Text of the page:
Before I talk about our time in Cork and Dingle I have to mention our quick sojourn to the west coast town of Lahinch and our visit to the Cliffs of Moher. We had stopped in Lahinch to visit more of my relatives. While we were there we decided we couldn’t miss the opportunity to see the famous cliffs, located just a few kilometers away.
I had been to the Cliffs of Moher on my first trip to Ireland five years ago but I was excited for Nora and Dan to get a chance to see them. The first time I went I was on an organized tour with limited freedom to explore. This time we were able to park a little ways away from the main parking lot and almost completely avoided the crowds.
The scenery was completely different than back on the east coast. I’m so glad we got a chance to see this uniquely beautiful part of the country.
After leaving Lahinch Nora headed back to Dublin dropping us at the bus station along the way. We said our goodbyes and then we were on our own again, headed for Cork. Cork is Ireland’s second largest city but, with a population of less than 150,000 people, it feels more like a large town. We loved it. To me Cork was the perfect combination of urban convenience and the charm of small town Ireland.
Cork doesn’t have a lot of tourist attractions so we got a chance to just relax and take advantage of being in an English speaking country. We went for runs along the river. We went to a board game Meetup and had a fun night chatting with locals and learning some new games. We saw a hilariously bad stand up comedy show where we got to laugh (and groan) at the jokes of local up-and-coming comedians. We were there long enough to find a favorite pub and go back to it several times.
We did do a bit of sightseeing during our five days there, visiting the historic Cork Gaol (prison) and the charming art museum. But mostly we loved getting to take our time and just experience life in Cork.
When we chose Dingle as a stop on our Irish tour we knew very little about it. Over the years I had heard various people mention how beautiful the Dingle Peninsula is so we figured it was worth a stop. It did not disappoint.
Dingle town is quirky and charming. It is home to several pubs that double as hardware stores, a uniquely small-town-Ireland phenomenon.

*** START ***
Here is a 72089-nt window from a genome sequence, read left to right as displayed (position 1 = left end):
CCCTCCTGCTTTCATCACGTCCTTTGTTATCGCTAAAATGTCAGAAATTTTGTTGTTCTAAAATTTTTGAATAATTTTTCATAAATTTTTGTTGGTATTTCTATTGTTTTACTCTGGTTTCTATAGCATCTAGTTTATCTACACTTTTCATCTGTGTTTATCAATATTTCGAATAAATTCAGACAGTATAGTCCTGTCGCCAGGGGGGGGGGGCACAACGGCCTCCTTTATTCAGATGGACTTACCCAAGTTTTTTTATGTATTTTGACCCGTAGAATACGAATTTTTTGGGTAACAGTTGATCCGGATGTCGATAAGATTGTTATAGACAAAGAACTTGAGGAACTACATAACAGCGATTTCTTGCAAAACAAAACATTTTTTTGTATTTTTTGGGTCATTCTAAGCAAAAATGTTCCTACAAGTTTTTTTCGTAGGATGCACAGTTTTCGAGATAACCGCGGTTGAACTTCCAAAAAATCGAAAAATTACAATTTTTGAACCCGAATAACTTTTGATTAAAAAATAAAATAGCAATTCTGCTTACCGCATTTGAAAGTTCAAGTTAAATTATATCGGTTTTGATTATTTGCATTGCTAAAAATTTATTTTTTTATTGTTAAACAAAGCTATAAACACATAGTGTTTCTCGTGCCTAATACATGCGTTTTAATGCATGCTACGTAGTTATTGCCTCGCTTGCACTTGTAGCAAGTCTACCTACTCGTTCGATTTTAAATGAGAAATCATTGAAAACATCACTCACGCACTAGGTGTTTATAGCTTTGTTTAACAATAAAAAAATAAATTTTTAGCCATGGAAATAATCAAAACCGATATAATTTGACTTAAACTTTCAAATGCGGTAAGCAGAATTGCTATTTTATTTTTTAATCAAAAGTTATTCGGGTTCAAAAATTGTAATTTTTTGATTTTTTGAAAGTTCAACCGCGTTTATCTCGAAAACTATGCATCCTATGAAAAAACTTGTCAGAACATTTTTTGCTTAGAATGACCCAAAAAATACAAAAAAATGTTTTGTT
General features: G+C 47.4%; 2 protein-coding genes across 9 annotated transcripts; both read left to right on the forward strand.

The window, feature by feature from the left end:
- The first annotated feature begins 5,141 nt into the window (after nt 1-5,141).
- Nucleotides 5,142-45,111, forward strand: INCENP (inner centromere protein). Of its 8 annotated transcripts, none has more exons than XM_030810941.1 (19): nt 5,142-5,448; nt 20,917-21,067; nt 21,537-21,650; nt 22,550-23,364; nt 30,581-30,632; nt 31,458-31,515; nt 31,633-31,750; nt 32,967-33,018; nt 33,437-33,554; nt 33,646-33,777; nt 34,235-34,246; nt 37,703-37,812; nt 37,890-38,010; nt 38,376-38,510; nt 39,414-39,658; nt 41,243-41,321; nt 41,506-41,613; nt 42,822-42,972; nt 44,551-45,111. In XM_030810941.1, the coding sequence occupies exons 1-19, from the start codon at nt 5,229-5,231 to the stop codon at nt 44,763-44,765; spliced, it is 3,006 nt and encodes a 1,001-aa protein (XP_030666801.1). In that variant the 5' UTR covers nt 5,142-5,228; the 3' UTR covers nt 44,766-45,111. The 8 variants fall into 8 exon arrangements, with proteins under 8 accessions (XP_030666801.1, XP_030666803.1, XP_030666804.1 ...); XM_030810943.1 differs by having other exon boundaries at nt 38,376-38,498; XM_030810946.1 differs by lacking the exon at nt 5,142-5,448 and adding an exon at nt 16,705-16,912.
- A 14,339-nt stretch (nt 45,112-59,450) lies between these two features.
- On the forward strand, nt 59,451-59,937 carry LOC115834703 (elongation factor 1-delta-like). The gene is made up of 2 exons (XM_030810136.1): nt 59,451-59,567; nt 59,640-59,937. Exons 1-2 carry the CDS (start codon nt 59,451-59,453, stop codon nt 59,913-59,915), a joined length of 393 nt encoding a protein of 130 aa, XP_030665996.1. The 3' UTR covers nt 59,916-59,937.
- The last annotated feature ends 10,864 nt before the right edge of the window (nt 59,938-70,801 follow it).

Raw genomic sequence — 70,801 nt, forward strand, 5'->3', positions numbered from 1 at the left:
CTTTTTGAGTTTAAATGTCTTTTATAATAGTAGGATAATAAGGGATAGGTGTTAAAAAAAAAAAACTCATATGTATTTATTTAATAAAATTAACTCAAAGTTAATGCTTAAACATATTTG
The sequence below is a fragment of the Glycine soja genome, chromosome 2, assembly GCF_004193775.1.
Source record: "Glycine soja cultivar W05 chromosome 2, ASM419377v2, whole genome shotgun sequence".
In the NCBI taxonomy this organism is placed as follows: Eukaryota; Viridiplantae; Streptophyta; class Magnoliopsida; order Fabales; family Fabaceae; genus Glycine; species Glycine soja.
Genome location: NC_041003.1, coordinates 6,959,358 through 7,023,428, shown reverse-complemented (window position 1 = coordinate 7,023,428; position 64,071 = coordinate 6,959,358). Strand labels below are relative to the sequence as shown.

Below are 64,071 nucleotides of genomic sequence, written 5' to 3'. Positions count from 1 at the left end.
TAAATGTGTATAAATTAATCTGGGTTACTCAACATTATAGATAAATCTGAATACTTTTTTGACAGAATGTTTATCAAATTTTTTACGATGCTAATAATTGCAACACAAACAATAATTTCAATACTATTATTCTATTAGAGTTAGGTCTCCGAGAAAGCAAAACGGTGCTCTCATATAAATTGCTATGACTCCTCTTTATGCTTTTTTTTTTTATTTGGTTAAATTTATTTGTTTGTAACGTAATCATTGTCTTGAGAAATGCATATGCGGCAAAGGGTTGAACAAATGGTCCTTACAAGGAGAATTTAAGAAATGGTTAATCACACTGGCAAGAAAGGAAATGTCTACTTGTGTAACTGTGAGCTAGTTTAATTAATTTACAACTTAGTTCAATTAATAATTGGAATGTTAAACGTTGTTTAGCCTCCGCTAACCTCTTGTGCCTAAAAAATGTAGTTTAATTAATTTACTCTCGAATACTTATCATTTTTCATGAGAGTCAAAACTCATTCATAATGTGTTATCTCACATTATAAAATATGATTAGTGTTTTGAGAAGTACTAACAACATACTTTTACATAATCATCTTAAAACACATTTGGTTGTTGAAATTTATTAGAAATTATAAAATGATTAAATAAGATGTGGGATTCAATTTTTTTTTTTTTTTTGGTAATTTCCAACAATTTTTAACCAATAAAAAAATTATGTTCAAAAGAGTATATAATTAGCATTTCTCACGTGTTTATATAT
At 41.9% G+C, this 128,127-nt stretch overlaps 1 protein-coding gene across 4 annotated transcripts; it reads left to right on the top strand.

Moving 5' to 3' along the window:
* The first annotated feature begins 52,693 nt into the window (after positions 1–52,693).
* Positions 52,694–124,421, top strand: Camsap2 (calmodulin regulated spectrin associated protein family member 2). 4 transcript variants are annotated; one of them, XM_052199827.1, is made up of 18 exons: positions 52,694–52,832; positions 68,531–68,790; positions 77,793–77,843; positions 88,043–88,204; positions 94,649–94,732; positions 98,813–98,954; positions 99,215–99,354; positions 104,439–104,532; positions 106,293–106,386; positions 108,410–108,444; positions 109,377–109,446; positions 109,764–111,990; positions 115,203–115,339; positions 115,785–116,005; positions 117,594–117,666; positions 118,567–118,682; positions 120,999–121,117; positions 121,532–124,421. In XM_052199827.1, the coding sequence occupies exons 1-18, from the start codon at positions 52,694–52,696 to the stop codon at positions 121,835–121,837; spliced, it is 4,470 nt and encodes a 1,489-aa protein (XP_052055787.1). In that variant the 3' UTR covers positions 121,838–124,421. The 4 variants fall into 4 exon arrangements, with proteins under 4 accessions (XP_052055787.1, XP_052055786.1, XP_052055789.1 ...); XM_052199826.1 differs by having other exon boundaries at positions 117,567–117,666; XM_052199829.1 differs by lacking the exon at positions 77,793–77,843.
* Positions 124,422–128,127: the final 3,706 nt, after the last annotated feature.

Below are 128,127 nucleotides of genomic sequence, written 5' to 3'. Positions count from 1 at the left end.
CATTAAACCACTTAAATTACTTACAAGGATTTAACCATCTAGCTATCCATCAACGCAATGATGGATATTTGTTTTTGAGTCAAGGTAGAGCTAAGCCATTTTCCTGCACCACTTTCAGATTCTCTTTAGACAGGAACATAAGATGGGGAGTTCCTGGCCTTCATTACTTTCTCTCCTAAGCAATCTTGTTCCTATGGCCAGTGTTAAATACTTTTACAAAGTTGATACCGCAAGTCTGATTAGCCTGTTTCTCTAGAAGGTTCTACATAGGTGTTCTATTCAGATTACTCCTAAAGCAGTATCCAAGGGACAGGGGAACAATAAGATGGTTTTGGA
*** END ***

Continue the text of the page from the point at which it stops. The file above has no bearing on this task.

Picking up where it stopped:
Dingle is where we found the best ice cream we’ve had on this trip. Dan is still lamenting that we didn’t make it to Murphy’s a few more times.
There aren’t a ton of tourist attractions in Dingle but there is a former convent that is now home to an arts and cultural center. Inside are some of the most stunning stained glass windows I’ve ever seen.
Harry Clarke is one of my favorite newly discovered artists from this trip. We saw samples of his work in a few places as we traveled around Ireland but the windows in Dingle were particularly beautiful. I love the intricate details that suffuse his work and the graceful way his figures dissolve into colorful and complex patterns.
We loved hanging out in Dingle town but the definite highlight of our time there was the biking the Slea Head loop.
This 25 mile ride was recommended by our hostel. When we rented our bikes the shop manager mentioned that we would start by going up a ‘little’ hill but after that it would be mostly flat. Well that first hill wasn’t so little and it certainly wasn’t the only one but the views were well worth the challenge.
Biking the Slea Head loop really made me understand what people are talking about when they rave about the beauty of the Dingle peninsula.
As we biked along Dan and I kept turning to each other and marveling at what we were seeing. We’ve seen so many examples of stunning natural landscapes on this trip but the diversity of geography on this planet continues to amaze me.